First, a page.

The Sound of Violence Will Make Your Head Explode (In a Good Way)

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Image: No-Office Films

The Sound of Violence, from writer/director Alex Noyer, debuted at the 2021 South by Southwest Film Festival’s Midnighter showcase. It’s a booming and colorful horror film, following an unhinged DJ. With that kind of logline, you’ll understand that when it allows itself to relish in brutality, it’s great fun. When it’s not doing that, it’s left feeling a bit insecure.

As a little girl, Alexis (played by Kamia Benge, then as an adult by The Leftovers Jasmin Savoy Brown) loses her hearing from an accident. But after discovering her father beating her mother to death, Alexis kills the man with a meat tenderizer and develops synesthesia from the act. The experience is so beautiful, her trauma and joy fuse together and she needs to feel it again. In her adult years, she finds a way to do just that, with a cacophony of violence and murder that gives her intense and colorful moments of ecstasy, for Alexis and the audience alike.


Where The Sound of Violence utterly thrives is in its visuals and the way it plays with audio. A gorgeously shot ode to color and sound design, we experience the sensory wonders along with Alexis, all pinks and blues and heartbeats. Periodically, the sound dips out as Alexis, who has gotten her hearing back, re-experiences bouts of deafness. That’s where the film’s emphasis on childhood trauma sets in, as Alexis gets these physical ramifications as a result of reminders of her troubled childhood. With bumping bass layering in quietly, the film utilizes sound-based jump scares in a way that feels earned, not cheap. The Sound of Violence does a tremendous job eliciting the sound of trauma. Those silent moments bring with them an overpowering pressure sound, like the hearing is being sucked out of us as viewers.

For a film that succeeds so well in many ways, some choices are questionable—thank heavens we lingered on the music store door slowly closing, lest we spend the rest of the film wondering if it had, in fact, closed—and the at times laughable dialogue would be better suited in a less well-made film that took itself not as seriously. The actors do well with it, but a little too well, like an uncanny valley of acting. They’re giving excellent performances, but saying lines no human would. Their good performances only serve to make the poorer moments of dialogue feel even weaker. (Also, aren’t we past the point of giving our murder ladies a repressed queerness?)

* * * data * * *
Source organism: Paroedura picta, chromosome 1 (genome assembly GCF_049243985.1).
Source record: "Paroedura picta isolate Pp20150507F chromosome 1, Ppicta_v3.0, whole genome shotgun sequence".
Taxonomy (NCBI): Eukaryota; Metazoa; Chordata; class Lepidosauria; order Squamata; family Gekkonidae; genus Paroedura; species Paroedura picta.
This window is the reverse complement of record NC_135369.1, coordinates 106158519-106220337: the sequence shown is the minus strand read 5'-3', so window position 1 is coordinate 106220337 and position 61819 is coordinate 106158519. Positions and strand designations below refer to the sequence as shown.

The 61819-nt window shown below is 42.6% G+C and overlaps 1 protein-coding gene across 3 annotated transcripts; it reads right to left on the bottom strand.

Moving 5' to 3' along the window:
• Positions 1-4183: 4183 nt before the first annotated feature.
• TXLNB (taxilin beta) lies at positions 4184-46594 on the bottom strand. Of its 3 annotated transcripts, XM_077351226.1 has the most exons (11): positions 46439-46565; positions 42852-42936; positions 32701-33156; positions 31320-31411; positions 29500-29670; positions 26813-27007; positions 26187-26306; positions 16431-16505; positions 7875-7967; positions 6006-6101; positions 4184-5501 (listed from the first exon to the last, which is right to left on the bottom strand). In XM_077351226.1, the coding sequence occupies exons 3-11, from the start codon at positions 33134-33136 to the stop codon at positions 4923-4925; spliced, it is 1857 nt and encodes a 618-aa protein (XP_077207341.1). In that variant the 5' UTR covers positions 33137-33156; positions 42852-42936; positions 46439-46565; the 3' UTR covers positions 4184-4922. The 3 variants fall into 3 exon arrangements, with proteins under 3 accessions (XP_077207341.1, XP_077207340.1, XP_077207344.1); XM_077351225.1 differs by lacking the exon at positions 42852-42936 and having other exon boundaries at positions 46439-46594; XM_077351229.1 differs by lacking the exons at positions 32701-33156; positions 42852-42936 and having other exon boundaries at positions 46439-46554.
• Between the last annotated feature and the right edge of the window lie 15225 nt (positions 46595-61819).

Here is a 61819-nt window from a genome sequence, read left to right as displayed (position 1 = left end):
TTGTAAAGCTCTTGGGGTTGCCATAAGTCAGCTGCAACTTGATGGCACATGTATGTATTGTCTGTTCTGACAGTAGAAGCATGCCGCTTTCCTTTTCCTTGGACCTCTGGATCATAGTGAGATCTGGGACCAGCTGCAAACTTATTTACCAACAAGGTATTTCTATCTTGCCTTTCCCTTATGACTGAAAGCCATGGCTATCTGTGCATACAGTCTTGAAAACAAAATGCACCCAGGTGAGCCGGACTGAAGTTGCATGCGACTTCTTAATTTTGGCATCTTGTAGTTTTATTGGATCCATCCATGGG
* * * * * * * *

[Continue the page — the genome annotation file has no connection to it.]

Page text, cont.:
Is Alexis a cold-blooded killer reveling in her desires, or is she scared and unsure of her needs? Is it a secret she needs to keep, or something she blissfully wants to share with the world only to be ashamed by their disgust? Is she a musical Jigsaw, or just a really enthusiastic DJ? Is it about the music or the violence? The film isn’t quite sure most of the time. The Sound of Violence exists in both spaces in a way that never quite melds, but that in its own way provides the film a certain discordance, one that works well enough in scenes where Alexis gives into her synesthetic pleasure-rage and becomes DJ Jazzy Kills-a-Guy.

That’s where lead Savoy Brown gets to truly shine and when the film is at its best—just pumping beats and beating dudes. I mean, a midnight movie where a man with bleeding eyes rips his arm flesh off while a producer jams to the sound of his screams till his head explodes the moment she hits orgasmic glee? That’s a great movie, one we rarely get to see with a female lead, particularly a female lead of color. The film’s uncertainty is clearest in its powerful and surprising ending. Alex experiences myriad emotions and sensations, but by no means fluidly, more as a pure dissonance, like an iPod on shuffle. This makes sense conceptionally within the movie far more than it does as a film-watching experience.


As a visually stunning murder spree, The Sound of Violence thrives. As a violent meditation on trauma, less so.

But a guy’s head explodes—so who cares?


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